7. Mr. Ghose argues that the common ground on which both the defendants could and did resist the claim of the plaintiff was that the suit as framed impleading the Uttar Manikpur Hitakari Bank as being represented by its Secretary, was bad in law. The suit is not maintainable against the Secretary but ought to have been brought against the Bank registered under the Co operative Societies Act.
8. Under rule 4, the decree appealed from must proceed on a ground common to the defendants, but in this particular case the ground which is proposed to be urged in this Court, as being the common ground to all the defendants, does not find any place in the judgment of the lower Court far less being a ground on which the judgment was based. The view has been consistently held in this Court ever since the decision in the case of Protab Chunder Dutt v. Kurbanissa Bibee, reported in 14 W. Rule 130, that the relevant provision of the Code of Civil Procedure does not empower an appellate Court to exercise the power with which it proposes to base its own decision is common to all the defendants, but only when it also finds that the decision of the lower Court has proceeded on such common ground. It may be noted in passing that Section 337 of the Code than in force, was in terms similar to Rule 4 of Order 41 of the present Code. At p. 131 Dwarkanath Mitter J. observed as follows:
'Section 337 of the Code of Civil Procedure says, it is true, that an Appellate Court may, on the appeal of one defendant only, reverse the entire decree of the lower Court in favour of all the defendants; but that very section says that this power can be exercised only 'when the decision of the lower Court has proceeded upon a ground common to all the defendants.' In the present case, the decision of the Munsif did not and could not proceed upon a ground common to all the defendants. The defences set up by them were altogether different from one another and whilst the plaintiff was bound to prove his bill of sale as against the defendant, Abedoonissa, he was under no such obligation so far as the other defendants were concerned. The issue as to whether that bill of sale is a genuine instrument or not was laid down by the Munsif, it is true, but that issue had been raised by the defendant Abedunnissa alone, and she was the only party interested in its adjudication. Defendant 2 had nothing whatever to do with it, for his defence was that he was entitled to hold possession of the lands in question as a tenant of the plaintiff.'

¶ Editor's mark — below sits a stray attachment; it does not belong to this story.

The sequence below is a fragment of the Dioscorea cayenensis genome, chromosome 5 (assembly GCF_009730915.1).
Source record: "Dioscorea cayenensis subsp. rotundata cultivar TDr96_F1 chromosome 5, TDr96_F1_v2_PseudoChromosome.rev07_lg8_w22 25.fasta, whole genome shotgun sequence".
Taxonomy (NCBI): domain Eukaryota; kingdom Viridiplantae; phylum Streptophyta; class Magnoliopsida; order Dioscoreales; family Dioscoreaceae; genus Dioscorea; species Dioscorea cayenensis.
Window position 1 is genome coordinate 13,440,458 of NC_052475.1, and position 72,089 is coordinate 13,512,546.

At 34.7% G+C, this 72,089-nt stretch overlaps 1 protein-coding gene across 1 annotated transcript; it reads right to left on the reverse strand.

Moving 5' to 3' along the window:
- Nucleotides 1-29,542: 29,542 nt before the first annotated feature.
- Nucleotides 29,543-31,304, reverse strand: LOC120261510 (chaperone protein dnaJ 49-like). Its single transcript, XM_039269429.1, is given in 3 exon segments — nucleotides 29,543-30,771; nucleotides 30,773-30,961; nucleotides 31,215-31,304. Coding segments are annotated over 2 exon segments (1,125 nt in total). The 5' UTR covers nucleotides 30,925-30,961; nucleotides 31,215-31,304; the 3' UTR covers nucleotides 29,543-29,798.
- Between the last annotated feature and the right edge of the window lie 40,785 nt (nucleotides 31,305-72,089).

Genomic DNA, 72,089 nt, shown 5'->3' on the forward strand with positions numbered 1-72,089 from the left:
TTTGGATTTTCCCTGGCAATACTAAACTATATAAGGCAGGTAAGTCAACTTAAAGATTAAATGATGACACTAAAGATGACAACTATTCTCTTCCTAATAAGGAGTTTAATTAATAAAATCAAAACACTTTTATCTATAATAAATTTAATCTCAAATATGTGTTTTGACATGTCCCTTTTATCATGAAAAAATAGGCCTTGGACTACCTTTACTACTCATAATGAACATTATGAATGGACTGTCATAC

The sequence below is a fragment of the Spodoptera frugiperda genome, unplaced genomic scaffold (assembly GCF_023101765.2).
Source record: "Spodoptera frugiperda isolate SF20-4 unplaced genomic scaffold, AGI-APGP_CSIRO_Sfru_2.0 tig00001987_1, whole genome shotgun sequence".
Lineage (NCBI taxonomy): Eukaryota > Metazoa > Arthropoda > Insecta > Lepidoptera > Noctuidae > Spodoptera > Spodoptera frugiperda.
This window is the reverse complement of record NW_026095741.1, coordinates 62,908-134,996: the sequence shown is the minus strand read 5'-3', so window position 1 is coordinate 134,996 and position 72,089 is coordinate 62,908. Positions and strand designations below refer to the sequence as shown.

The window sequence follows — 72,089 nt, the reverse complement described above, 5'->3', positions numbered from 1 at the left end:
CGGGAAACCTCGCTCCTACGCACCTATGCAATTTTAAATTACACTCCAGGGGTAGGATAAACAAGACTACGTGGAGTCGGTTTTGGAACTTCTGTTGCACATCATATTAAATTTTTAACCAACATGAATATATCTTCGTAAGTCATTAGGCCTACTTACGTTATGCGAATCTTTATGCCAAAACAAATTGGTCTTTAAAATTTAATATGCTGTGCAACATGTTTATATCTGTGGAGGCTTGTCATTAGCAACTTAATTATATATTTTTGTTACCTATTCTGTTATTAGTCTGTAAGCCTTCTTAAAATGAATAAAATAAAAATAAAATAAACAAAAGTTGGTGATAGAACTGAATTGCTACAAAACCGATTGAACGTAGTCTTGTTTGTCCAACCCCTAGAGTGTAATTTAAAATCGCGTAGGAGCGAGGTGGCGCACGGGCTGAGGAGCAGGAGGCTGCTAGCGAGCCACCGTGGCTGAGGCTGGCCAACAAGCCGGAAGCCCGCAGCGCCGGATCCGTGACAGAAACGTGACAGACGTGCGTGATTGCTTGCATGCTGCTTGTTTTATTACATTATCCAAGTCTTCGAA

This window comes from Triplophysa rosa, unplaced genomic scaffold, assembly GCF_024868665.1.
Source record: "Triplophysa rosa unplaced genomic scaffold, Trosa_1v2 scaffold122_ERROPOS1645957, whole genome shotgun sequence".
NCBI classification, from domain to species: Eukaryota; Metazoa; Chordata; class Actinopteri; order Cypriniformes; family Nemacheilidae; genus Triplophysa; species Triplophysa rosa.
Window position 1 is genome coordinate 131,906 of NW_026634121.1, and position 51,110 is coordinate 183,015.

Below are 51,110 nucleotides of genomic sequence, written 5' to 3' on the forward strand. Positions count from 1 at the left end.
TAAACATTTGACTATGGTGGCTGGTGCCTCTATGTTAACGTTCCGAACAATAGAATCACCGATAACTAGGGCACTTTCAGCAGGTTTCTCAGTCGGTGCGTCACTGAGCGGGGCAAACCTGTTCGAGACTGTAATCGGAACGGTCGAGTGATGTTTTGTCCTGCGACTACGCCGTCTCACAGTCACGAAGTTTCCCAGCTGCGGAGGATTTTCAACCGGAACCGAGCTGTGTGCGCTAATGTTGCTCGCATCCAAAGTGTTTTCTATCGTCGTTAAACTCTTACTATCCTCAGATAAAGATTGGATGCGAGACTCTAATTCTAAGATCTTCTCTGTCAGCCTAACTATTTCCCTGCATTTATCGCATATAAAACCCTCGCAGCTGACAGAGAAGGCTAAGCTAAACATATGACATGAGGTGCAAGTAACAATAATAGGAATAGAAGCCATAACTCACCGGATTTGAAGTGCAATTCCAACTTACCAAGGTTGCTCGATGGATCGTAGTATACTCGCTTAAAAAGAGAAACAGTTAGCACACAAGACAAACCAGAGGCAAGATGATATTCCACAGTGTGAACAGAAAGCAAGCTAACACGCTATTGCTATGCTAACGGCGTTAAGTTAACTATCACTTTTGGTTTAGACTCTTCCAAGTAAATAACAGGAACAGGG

The separate defences filed in the present suit also indicate the different nature of the defence as put forward by the two defendants. It is only when the decree appealed against has proceeded upon a common ground to all the defendants, that is, when the Court below has made a decree against several defendants upon a finding which applies equally to all of them, that under the relevant provisions any one of the defendants may appeal against the whole decree and the appellate Court may reverse or modify that decree in favour of all the defendants, even though some of those defendants may not be before the Court (vide Puran Mal v. Krant Singh, 20 ALL 8: (1897 A. w. N. 154) and Chajju v. Umrao Singh, 22 ALL 386: (1900 A. W. N. 120).
9. On the facts of the present case, there is no escape from the conclusion that the ground which the appellant wants to urge in this Court as being a common ground for defendants 1 and 2 was not urged or made the basis of the decision of the Court below. Rule 4 cannot, therefore, be attracted.
10. It is not necessary in view of this decision to go into the other points affecting the applicability of Rule 4 of Order 41, Civil P. C. When there is already an Order of abatement recorded by the Court, it has been decided in some earlier decisions that Rule 4 cannot be attracted (vide Pratap Chandra v. Durga Charan, reported in 9 C. W. N. 1061 and Naimuddin Biswas v. Maniraddin, reported in : AIR1928Cal184
11. I must, therefore, hold that the appeal having abated against the heirs of the deceasad defendant 1, defendant 2 is not competent to maintain this appeal. The appeal is accordingly dismissed with costs. Leave to appeal under Clause 15, Letters Patent was asked for and refused.